Giving Thought: A rapid-response team to fight social injustice
The Roaring Fork Valley is characterized by extraordinary economic disparity. For those of us who have lived here for many years, it can almost seem normal that 10,000-square-foot Aspen mansions coexist with the crowded, rented mobile homes farther downvalley.
But the COVID-19 pandemic has brought those disparities to light all over again. The low-income residents of the valley lose the jobs that can’t be performed remotely from a laptop, and their kids can’t attend “virtual school” from a home without access to the internet. And the problems tend to mount, one on top of the other, when there’s not enough money to make ends meet; how do you handle a medical emergency or car repair when you’re barely making your rent?
Fortunately, numerous nonprofits in the region snapped into action when the pandemic hit, each organization with its own skills and areas of expertise. Years before COVID, Carbondale-based Manaus began developing a smartphone app that enables its users — mainly low-income immigrant families — to build a money-saving habit along with financial and digital literacy. Through the LaMedichi app, users can save and borrow money, and become members of a savings and credit club.
When the pandemic hit, however, the LaMedichi team adapted the app to direct emergency financial assistance to struggling families. A team of bilingual “ambassadors” was key to this and other outreach efforts.
“It allowed us to find people who needed help, put $950 in their checking account, and reserve $50 in a new LaMedichi savings account,” said Sydney Schalit, executive director of Manaus. “The app, thanks to (LaMedichi team leader) Barbara Freeman’s leadership, was able to flex into being a rapid deployment vehicle.”
As of early February, Schalit said, a whopping 1,773 families received financial assistance this way, and another 850 got help through a collaboration with the Denver-based Left Behind Worker fund. The numbers include individuals and families from Aspen to Parachute, and east on Interstate 70 as far as Vail. This was primarily a philanthropic effort, deploying charitable donations to help needy families who, in the words of Manaus itself, “do not have access to public or traditional funds.”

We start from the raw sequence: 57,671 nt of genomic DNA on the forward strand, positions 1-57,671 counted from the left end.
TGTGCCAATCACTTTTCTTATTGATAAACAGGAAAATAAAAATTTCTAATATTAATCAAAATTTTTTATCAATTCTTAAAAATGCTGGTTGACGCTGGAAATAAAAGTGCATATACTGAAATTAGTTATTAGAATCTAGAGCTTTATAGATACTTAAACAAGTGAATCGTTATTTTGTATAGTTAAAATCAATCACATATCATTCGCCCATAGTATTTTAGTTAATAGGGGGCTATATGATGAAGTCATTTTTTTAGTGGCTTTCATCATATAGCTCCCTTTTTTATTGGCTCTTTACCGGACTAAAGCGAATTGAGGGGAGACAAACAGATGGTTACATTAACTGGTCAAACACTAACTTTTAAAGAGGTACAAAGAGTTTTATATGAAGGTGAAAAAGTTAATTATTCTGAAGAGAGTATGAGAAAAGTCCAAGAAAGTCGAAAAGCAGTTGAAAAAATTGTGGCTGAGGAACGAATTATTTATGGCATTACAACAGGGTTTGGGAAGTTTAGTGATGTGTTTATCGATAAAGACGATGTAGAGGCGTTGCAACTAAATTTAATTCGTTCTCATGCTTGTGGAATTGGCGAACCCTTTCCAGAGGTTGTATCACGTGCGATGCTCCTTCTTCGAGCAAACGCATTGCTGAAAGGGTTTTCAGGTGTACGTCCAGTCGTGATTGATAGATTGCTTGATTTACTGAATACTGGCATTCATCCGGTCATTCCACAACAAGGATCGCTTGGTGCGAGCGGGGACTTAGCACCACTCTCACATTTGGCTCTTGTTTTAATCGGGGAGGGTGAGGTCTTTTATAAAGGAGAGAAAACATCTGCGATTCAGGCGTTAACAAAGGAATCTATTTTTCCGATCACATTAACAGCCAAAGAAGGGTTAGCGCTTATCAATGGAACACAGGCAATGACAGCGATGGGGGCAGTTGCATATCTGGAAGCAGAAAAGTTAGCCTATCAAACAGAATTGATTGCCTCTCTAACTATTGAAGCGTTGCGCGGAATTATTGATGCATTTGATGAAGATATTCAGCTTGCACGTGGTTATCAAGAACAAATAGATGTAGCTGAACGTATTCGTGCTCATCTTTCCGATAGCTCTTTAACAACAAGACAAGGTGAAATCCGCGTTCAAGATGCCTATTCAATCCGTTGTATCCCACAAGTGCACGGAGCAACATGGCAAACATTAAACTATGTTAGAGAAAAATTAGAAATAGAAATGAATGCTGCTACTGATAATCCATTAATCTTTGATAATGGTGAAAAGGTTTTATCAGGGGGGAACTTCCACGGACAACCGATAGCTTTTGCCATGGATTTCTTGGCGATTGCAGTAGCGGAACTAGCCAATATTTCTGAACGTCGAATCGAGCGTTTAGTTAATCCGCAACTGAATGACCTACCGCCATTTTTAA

The rationale behind LaMedichi continues to focus on self-reliance and financial literacy, skills that will benefit low-income, Spanish-speaking families into the future, whatever it holds. As Schalit said, “the pandemic is the emergency today but tomorrow it could be appendicitis or a flat tire.”
And Manaus’s work doesn’t end with LaMedichi, she added. “I think of Manaus as an incubator for possible solutions to social justice issues,” Schalit said. “We listen to the needs and desires of the community, and we help them solve their own problems with the support of other people and organizations.”
Among those other programs and priorities are the Housing Innovation Project, which seeks to preserve and expand the region’s stock of affordable housing through various means, including the creation of resident-owned, mobile-home communities where the occupants collectively own and manage the property.
“Most of the people who lost jobs as a result of COVID were already living two or three families to a mobile home,” Schalit said, pinpointing housing affordability as a bedrock issue in this high-priced region.
She also mentioned the Equity Action Project, an initiative to build racial and ethnic equity among the region’s nonprofits, community organizers and other stakeholders. Acknowledging that the vast majority of the region’s charitable organizations are staffed and led by Anglos, Manaus and other entities, each in its own way, are seeking to diversify.
“The pandemic just made it so we were unable to keep those blinders on.” she said.
Still another inequity brought to light by COVID-19 was access to the internet. Schools were forced to shut down but education had to continue. “Everybody went online,” Schalit explained, “except the families that don’t have access to the internet.”
Manaus is working with the Roaring Fork School District and Garfield County Libraries, among others, on a “hot spot mobilization” to enable families to check out portable internet hot spots, or transmitters, and thus participate in virtual learning.
Whether it’s internet access, housing or personal finances, Manaus, its ambassadors and sister organizations are all ears, and they’re ready to respond.
Said Schalit, “One reason we’ve been able to serve so many people is we’re pretty rapid fire.”
Tamara Tormohlen is executive director of Aspen Community Foundation.
For the last 35 years I’ve been covering what we call the “salmon wars” in the Pacific Northwest, writing so many stories about salmon heading toward extinction that I’ve lost count.
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